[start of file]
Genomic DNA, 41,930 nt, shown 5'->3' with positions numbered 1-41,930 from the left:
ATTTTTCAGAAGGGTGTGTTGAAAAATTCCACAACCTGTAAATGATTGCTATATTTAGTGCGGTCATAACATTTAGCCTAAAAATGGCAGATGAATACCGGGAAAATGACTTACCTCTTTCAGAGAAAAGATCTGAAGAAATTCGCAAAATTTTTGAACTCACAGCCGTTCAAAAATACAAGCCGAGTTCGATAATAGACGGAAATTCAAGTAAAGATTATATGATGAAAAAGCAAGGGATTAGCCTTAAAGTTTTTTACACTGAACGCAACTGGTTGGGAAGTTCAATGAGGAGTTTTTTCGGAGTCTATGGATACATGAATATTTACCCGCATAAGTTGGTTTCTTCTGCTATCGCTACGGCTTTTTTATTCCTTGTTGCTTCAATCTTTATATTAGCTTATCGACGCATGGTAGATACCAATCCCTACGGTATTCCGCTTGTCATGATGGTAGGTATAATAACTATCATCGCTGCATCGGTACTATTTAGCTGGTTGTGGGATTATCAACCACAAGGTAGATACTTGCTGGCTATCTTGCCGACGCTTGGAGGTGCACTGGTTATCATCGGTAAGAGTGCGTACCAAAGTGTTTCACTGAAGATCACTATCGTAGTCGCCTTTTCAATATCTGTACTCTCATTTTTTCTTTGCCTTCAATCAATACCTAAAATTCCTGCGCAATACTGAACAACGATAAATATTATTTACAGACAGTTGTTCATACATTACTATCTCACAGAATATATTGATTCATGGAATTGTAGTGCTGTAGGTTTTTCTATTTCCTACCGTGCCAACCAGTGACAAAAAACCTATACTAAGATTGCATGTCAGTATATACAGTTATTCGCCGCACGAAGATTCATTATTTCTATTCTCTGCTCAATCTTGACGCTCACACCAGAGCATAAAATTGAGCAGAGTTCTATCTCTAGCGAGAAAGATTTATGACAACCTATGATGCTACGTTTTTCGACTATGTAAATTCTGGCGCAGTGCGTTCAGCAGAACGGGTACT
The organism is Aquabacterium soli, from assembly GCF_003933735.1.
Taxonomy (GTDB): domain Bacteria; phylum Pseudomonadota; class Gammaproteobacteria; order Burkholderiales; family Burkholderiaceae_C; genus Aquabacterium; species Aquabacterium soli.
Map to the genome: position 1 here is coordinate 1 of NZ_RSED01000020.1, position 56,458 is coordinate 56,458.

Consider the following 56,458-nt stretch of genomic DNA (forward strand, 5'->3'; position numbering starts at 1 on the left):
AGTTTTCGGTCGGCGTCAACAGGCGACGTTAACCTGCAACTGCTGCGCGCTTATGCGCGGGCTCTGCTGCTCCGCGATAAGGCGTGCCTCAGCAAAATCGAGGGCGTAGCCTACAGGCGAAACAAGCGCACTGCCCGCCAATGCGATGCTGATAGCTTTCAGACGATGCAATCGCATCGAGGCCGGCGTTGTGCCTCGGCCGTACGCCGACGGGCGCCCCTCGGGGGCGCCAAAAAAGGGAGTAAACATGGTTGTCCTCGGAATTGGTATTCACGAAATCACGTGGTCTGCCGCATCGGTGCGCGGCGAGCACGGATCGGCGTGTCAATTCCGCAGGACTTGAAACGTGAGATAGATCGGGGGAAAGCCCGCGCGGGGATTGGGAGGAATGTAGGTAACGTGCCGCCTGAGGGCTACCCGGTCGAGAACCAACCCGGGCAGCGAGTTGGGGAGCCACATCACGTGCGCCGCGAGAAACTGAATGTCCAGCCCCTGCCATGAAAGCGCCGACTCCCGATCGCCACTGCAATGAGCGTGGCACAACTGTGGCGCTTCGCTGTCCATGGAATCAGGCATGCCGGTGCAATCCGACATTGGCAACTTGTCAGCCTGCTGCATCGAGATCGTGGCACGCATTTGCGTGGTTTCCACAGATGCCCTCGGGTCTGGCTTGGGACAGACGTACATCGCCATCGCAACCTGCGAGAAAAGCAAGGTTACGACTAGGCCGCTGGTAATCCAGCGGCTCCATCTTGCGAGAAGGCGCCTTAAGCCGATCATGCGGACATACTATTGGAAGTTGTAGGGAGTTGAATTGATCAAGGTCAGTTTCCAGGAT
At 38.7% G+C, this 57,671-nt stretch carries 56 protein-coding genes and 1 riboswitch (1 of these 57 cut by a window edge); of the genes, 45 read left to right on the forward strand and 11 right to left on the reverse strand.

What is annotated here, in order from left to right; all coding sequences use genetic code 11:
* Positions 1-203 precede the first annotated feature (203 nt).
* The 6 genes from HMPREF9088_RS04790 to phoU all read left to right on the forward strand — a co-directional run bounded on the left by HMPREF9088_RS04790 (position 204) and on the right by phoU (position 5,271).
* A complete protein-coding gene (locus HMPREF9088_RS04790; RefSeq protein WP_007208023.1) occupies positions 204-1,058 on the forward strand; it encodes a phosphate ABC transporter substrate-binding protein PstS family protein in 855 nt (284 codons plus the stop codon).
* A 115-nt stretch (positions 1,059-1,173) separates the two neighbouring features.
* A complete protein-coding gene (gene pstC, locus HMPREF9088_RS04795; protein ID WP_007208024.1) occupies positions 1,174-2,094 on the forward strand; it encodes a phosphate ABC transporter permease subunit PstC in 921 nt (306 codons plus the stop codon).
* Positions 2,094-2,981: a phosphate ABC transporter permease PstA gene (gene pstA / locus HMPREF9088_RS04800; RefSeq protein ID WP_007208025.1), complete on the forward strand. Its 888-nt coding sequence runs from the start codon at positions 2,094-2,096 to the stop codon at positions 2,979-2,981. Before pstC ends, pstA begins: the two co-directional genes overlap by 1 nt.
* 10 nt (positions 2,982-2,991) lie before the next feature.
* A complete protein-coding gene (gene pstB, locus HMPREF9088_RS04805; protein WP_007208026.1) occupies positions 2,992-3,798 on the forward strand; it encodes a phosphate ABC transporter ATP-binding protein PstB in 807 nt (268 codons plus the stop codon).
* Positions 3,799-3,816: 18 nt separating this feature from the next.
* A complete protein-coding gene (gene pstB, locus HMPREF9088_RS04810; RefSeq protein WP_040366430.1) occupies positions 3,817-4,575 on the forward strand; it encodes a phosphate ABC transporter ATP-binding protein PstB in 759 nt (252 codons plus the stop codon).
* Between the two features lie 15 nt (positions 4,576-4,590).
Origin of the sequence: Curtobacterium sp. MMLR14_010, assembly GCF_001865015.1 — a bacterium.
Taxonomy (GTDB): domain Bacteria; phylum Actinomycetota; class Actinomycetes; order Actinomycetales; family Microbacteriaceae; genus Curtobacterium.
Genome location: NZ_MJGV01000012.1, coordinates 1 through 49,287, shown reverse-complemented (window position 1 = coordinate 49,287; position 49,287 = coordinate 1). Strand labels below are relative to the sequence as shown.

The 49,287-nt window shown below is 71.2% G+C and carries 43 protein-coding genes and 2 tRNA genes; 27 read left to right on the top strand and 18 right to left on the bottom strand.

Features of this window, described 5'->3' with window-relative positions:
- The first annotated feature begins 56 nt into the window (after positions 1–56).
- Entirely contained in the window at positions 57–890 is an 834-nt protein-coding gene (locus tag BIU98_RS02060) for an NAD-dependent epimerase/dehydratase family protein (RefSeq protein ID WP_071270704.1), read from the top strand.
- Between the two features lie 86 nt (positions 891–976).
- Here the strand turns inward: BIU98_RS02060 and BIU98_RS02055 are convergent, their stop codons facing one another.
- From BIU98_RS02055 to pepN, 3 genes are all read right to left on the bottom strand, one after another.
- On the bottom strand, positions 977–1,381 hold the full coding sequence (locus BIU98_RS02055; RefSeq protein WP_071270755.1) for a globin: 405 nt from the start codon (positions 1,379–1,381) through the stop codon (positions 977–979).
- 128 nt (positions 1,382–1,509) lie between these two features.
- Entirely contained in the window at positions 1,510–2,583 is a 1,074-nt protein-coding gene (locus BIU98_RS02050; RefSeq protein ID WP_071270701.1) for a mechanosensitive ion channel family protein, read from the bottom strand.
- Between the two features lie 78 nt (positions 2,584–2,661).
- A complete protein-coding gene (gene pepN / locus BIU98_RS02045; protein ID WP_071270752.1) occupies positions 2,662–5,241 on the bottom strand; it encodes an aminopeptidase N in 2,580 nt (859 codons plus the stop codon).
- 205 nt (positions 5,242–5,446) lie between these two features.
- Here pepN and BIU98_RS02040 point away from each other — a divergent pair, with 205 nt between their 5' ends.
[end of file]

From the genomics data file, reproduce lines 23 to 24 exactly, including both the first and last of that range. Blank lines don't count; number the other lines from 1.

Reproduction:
Genome location: NZ_MJGV01000012.1, coordinates 1 through 49,287, shown reverse-complemented (window position 1 = coordinate 49,287; position 49,287 = coordinate 1). Strand labels below are relative to the sequence as shown.

The 49,287-nt window shown below is 71.2% G+C and carries 43 protein-coding genes and 2 tRNA genes; 27 read left to right on the top strand and 18 right to left on the bottom strand.